In a statement Thursday, a spokesman for ex-Detroit Mayor Kwame Kilpatrick said his family is downsizing to a smaller home in Texas.
"The Kilpatrick family is downsizing to a smaller home in the Dallas/Fort Worth Metroplex community. As I mentioned before, Texas is now their home and they have no plans to move back to the Detroit area. Mrs. Kilpatrick and I ask that you respect their privacy at this sensitive time for the protection of her young children," Mike Paul said.
The announcement comes just weeks before Kilpatrick is set to be arraigned on tax and fraud charges on July 13.
He's currently being housed at a northern Michigan prison, but the Michigan Corrections Department said Kilpatrick will be the responsibility of U.S. marshals once he's transported to Detroit for his arraignment.
Kilpatrick is facing 10 counts of mail fraud, three counts of wire fraud, five counts of filing a false tax return, and one count of tax evasion.
Federal prosecutors said the scheme is related to the Kilpatrick Civic Fund, a tax-exempt fund that was supposed to pay for voter education and other purposes.
Instead, the 40-year-old is accused of using it as a slush fund to take cash payments for himself, friends and relatives.
Download:Kilpatrick Indictment 6/23/10
Kilpatrick's indictment alleges that beginning in 1999, Kilpatrick devised a scheme to use the Kilpatrick Civic Fund to pay for personal expenses and to fund his mayoral campaigns in 2001 and 2005.
The government said he used the money to pay for yoga and golf lessons, golf clubs, summer camp for his kids, personal travel, a lease on a Cadillac DeVille and moving expenses, as well as "counter-surveillance and anti-bugging equipment."
The indictment also lists Kilpatrick using fund money for a crisis manager to oversee his public image and for polling and focus groups.
He is also accused of failing to report at least $640,000 in taxable income between 2003 and 2008, which includes money, private jet flights and personal expenses paid by the civic fund.
Each fraud count carries a maximum sentence of 20 years imprisonment and a fine of $250,000, and each tax count carries a maximum sentence of three or five years and a fine of $250,000.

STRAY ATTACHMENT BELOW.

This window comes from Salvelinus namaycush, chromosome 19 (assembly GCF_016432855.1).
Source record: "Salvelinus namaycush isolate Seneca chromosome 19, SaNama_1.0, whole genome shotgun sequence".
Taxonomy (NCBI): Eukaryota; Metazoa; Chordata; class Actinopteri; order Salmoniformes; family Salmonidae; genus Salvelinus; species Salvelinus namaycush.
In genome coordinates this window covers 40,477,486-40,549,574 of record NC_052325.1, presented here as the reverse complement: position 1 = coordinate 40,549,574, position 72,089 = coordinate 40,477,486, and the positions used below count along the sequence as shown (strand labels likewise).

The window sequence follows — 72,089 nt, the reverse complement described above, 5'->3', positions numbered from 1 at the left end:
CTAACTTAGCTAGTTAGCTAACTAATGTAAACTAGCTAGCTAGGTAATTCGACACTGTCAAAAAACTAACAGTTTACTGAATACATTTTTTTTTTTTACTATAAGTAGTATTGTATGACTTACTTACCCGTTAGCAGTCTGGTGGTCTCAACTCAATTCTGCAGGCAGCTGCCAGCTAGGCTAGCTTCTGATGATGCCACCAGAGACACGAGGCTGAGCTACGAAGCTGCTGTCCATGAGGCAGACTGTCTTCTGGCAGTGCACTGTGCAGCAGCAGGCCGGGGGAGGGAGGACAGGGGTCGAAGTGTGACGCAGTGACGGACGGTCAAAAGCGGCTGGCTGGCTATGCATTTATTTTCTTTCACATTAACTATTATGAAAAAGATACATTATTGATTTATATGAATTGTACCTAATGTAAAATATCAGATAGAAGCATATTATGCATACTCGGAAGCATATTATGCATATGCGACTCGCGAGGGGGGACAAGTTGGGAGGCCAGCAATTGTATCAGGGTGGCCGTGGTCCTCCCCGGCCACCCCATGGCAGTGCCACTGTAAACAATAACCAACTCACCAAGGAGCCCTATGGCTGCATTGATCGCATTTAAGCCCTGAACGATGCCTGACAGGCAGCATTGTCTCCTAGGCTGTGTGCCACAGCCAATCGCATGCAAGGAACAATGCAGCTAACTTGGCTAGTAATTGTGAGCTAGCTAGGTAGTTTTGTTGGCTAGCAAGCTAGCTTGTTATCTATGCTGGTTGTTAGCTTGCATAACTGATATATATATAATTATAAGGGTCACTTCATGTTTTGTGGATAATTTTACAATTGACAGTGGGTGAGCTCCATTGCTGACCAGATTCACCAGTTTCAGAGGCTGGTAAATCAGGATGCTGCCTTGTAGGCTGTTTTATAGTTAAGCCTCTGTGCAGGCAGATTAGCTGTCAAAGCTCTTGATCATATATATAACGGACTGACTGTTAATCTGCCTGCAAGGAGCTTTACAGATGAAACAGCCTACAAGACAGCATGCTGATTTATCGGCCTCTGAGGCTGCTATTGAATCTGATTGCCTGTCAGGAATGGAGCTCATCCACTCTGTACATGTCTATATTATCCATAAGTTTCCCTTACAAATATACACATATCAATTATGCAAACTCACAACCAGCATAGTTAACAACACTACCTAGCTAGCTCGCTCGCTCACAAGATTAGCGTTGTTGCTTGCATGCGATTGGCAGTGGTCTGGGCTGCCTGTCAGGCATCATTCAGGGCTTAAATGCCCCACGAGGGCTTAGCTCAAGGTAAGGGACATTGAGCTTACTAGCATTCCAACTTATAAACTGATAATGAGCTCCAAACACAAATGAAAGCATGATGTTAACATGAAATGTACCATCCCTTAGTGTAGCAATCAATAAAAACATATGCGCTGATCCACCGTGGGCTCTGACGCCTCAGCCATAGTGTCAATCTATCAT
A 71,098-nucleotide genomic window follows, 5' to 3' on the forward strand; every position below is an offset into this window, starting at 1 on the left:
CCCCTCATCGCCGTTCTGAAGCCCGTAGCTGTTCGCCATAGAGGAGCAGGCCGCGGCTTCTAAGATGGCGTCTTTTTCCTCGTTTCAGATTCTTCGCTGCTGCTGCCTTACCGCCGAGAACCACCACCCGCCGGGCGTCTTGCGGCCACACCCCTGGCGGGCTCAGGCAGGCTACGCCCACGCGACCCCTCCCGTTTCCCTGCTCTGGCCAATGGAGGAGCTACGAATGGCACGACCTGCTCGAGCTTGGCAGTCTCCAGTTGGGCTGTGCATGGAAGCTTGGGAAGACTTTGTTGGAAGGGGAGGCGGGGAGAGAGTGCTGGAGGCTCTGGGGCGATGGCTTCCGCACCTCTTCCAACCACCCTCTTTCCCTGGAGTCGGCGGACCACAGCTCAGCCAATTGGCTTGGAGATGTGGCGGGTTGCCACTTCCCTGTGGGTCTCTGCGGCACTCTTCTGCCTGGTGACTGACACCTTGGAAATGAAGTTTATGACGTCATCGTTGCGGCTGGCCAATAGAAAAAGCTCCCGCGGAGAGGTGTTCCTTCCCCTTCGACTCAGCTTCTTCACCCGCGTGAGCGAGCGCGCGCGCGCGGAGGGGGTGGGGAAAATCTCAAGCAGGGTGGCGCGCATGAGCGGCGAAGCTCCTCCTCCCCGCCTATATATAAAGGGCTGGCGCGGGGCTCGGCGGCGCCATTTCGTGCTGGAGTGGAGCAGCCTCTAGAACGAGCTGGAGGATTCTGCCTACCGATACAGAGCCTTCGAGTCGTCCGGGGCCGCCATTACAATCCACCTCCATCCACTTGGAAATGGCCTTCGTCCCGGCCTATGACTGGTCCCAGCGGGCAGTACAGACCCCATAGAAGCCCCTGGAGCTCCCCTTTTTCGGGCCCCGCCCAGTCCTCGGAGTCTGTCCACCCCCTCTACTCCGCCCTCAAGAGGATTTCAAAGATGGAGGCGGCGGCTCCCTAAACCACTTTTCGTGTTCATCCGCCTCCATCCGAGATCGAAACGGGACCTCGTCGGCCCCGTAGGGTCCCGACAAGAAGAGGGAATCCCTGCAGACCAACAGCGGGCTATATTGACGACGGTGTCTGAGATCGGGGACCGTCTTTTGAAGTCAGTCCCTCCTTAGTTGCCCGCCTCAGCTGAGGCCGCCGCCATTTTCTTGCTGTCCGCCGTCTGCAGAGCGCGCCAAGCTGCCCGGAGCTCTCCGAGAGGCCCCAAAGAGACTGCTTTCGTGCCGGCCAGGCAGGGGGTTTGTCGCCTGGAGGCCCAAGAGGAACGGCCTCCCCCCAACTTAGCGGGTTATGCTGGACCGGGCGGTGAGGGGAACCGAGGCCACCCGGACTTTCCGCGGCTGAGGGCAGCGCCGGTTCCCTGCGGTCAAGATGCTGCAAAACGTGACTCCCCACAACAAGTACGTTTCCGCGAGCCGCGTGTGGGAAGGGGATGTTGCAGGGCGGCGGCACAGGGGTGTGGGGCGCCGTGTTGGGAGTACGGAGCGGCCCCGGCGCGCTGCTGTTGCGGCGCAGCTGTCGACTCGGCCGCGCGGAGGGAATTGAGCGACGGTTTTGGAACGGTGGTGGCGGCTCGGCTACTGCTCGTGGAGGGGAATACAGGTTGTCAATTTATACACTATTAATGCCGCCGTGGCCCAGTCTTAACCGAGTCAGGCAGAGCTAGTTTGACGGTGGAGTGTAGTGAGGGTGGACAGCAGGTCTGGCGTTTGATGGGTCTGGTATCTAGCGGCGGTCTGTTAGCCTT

According to state prisons spokesman Russ Marlan, the U.S. government will decide where it wants to lock up Kilpatrick while his case is in federal court.
Federal officials typically keep defendants at county jails or at the federal prison in Milan.
Kilpatrick is serving a minimum 14-month state sentence for probation violations in an unrelated case.
Kilpatrick pleaded guilty in 2008 to misconduct tied to his lying under oath about an affair with a staff member in a whistle-blowers' lawsuit. He served almost four months in jail, agreed to give up his law license and his political career and repay the city $1 million for settling an employment lawsuit related to his misdeeds.
In May, Wayne County Judge David Groner ruled that Kilpatrick violated terms of his probation by failing to report assets and turn over tax refunds toward restitution owed the city.
He had been making monthly payments of $3,000 while living in the Dallas area and working as a salesman for information-technology company Covisint.
In February, Groner ordered the stepped-up payments of $79,000 within 30 days and another payment of $240,000 within 90 days after a contentious six-day hearing, spanning from October to
December, which was triggered by Kilpatrick?s claim that he had only $6 a month left after living and family expenses in his new home in Southlake, Texas.
During the hearings, prosecutors revealed Kilpatrick and his wife had hidden assets; put money in other accounts, including $240,000 in loans; live in a rented mansion; and drive fancy SUVs.
Local 4 Defender Kevin Dietz flew down to Texas to investigate how the Kilpatrick's were living.